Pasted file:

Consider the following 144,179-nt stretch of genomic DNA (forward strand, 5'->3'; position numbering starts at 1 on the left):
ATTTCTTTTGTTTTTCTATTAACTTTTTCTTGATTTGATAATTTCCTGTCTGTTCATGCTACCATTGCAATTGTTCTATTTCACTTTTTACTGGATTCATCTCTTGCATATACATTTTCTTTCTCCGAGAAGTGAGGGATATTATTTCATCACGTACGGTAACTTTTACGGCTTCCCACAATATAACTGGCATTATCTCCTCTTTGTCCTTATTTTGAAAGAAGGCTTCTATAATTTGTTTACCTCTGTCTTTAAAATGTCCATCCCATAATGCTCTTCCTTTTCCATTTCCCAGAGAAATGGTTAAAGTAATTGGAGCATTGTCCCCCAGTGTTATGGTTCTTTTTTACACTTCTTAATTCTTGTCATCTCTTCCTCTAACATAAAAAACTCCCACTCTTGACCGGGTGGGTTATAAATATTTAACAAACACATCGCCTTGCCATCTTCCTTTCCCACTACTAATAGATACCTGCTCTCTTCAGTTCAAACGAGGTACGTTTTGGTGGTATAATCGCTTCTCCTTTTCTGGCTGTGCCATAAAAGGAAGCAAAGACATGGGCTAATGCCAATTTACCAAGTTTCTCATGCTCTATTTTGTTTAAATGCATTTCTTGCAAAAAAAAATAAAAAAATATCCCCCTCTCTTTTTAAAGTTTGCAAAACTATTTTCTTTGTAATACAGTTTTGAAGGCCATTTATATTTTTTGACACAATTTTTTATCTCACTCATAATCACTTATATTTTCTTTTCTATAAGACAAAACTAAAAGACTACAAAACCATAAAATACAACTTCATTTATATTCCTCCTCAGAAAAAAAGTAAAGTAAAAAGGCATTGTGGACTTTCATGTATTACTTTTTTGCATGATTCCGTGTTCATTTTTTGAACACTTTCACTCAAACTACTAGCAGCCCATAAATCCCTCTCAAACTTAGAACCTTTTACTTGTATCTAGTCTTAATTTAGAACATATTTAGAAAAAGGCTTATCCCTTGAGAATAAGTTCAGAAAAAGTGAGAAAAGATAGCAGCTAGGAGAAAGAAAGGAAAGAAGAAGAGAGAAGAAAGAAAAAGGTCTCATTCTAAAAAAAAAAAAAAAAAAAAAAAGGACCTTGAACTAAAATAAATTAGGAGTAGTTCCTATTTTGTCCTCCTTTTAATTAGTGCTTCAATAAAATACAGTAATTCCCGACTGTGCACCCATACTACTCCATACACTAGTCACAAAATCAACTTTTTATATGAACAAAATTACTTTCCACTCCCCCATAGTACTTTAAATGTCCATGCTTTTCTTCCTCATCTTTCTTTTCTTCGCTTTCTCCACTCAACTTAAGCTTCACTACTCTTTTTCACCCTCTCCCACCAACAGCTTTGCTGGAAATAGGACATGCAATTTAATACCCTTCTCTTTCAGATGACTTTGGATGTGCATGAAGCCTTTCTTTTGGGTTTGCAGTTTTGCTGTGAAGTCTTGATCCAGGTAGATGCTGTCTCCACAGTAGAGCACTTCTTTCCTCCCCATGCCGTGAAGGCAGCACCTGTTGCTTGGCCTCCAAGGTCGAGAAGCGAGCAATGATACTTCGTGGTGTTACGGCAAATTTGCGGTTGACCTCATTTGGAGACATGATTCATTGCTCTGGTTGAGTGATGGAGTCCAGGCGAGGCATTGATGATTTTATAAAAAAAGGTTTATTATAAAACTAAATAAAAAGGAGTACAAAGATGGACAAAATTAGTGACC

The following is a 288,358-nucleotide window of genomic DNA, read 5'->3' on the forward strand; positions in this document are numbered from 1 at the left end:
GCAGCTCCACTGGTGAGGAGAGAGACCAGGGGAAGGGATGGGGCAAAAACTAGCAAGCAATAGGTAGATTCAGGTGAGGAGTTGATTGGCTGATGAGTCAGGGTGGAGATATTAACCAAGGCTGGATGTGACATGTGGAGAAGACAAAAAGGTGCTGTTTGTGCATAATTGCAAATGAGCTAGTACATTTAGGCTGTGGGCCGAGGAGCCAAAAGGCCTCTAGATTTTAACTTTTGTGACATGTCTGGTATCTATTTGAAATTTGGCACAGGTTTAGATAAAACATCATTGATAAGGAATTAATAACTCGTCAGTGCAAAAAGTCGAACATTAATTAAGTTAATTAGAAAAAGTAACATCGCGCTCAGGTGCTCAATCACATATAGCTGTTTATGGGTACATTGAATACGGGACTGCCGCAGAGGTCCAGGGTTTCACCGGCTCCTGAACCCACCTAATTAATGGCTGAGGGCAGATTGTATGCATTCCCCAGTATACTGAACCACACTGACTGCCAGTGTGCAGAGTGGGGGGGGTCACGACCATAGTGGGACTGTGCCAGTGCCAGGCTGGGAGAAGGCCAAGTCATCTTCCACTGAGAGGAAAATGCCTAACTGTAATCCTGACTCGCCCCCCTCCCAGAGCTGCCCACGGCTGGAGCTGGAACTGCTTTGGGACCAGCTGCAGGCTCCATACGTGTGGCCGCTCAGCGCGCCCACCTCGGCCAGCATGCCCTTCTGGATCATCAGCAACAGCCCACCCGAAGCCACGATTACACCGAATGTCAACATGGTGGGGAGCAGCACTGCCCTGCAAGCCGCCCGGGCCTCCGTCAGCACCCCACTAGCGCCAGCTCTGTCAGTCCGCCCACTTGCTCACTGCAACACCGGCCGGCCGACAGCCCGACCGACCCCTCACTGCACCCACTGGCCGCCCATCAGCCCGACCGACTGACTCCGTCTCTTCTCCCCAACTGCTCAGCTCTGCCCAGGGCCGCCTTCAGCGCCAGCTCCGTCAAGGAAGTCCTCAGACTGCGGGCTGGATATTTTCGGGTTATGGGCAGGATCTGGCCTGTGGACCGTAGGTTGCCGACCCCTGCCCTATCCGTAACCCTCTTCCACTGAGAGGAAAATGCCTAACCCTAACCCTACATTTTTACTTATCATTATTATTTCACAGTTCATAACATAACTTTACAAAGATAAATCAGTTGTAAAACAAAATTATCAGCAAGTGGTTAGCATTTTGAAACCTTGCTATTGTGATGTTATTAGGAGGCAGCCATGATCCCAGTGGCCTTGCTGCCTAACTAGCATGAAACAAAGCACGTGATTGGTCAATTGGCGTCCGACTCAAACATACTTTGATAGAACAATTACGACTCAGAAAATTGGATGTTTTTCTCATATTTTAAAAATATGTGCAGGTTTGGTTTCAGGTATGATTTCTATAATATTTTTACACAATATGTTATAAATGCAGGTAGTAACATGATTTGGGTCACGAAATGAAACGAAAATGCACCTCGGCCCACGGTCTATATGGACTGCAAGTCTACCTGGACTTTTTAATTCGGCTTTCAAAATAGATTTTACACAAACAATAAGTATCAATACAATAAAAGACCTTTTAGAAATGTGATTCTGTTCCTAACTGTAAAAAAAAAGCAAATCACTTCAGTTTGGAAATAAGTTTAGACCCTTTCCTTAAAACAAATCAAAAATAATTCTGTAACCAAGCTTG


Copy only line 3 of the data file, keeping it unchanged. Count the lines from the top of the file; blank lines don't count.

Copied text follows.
The following is a 288,358-nucleotide window of genomic DNA, read 5'->3' on the forward strand; positions in this document are numbered from 1 at the left end: